9 comments:

colin bateman said...

More importantly, where'd yo get the photo from?

Sean Patrick Reardon said...

Quite a combo in that picture, the great beach and Divorcing Jack that is. The most recent novel read that did it for me is The Baby Killers by Declan Burke and before that, The Secret History by Donna Tartt. Jay McInerny's The Story of My Life is currently keeping my interest.

Ali Karim said...

Excellent point[s] Declan, I too need to read, and the reasons are I guess -

# to see what others make of reality

# to learn about human nature

# to escape and be entertained [beyond the superficial level given by TV and Film]

# to be educated

Ali

Declan Burke said...

Much obliged, chaps.

Colin - the pic I found on au.com, if you google 'beach reading' you should come across it fairly sharpish.

Cheers, Dec

Michael Malone said...

I NEED to read and I get antsy if I don't have a book ready to pick up once I've finished the one I am currently engaged in.

I read a lot of fantasy and that kinda book provides me with great story and action. As does crime - the better crime fiction also provides more of an emotional connection.

recent read that really impressed was an review copy of The Dead Women of Juarez by Sam Hawken. One to watch out for in Jan 2011.

michael said...

In this "sky is falling" world where we seem eager to declare the end of everything from the book to (fill in blank), we need to remember humankind has been sharing stories since the first tagger used a cave wall.

While I read for all the same reasons the "reader" does, as a writer I find an unique joy in finding that perfect sentence in a good book. That moment of awe and envy you feel when another writer nails it. I will stop in wonder. How did the writer do that? More importantly, how can I do that?

Sean Patrick Reardon said...

Michael- Excellent observation about finding great sentences and lines when reading. I do that all the time when I come across things like that. It's almost like a personal moment of silence while you savor it.

Richard L. said...

"Truth be told, I'm not an easy man. I can be an entertaining one, but it's been my experience that people don't want to be entertained. They want to be comforted. . .I too just want to be entertained. That I am almost never entertained by what entertains most people who want to be entertained does not make us philosophically incompatible." -- Richard Russo's protagonist in STRAIGHT MAN.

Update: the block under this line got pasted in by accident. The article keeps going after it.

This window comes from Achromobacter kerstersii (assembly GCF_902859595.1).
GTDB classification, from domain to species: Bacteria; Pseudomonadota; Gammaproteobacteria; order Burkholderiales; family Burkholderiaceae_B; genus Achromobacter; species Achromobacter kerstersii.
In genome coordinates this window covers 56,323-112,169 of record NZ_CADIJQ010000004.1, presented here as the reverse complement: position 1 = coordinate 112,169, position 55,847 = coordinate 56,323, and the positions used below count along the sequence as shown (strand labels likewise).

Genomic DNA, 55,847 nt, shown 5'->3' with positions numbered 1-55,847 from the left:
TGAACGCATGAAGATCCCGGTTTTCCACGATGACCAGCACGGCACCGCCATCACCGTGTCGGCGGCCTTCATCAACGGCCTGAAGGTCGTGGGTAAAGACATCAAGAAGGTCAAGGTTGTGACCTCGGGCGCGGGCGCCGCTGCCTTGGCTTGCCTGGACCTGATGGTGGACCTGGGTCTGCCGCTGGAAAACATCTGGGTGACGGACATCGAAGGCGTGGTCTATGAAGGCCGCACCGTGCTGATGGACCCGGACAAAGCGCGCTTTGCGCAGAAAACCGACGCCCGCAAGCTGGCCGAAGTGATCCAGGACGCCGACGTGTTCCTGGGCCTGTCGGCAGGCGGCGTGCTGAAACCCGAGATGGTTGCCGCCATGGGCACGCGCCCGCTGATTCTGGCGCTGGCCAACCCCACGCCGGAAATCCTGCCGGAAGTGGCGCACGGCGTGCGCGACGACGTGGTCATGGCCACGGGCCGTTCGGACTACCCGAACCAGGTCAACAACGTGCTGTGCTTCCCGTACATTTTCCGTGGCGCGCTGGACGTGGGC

Several novels later, after he had won the Pulitzer Prize, Russo said that he had come to believe that the end of literature is compassion. That literature, both the writing and the reading of it, makes men more humanely compassionate.

Which is also why there are so many more authors of novels who lean to the left rather than the right.

"Serious fiction writers think about moral problems practically. They tell stories. They narrate. They evoke our common humanity in narratives with which we can identify, even though their lives may be remote from our own. They stimulate our imagination. The stories they tell enlarge and complicate--and therefore, improve--our sympathies. They educate our capacity for moral judgement."

--Susan Sontag, quoted in the excellent book, THE WORLD IS MADE OF STORIES, by secular Buddhist scholar, David Loy.

kevin said...

where does need stop and addiction start? i get nervous if i have any spare time--when i'm out of the house, waiting for one of my kids at soccer or singing or some such and thus not feeling guilty about not writing--and i don't have a book nearby.

curiosity is a big thing with me which is why, to bump your article on 'torture porn/fiction' from today's post, i have no interest in reading formulaic serial killer thrillers. i know how they will end. other than that, anything and everything. last book i read that did it for me, believe it or not, was One Day, by david nicholls. picked it up at work, read the first ten pages during lunch and didn't want to stop. moving and true and compassionate. respect for the talent and moved by the story. also, re-reading New Hope for the Dead by Willeford at the moment for an article. equally moving and compassionate--seriously--though in a warped kind of way.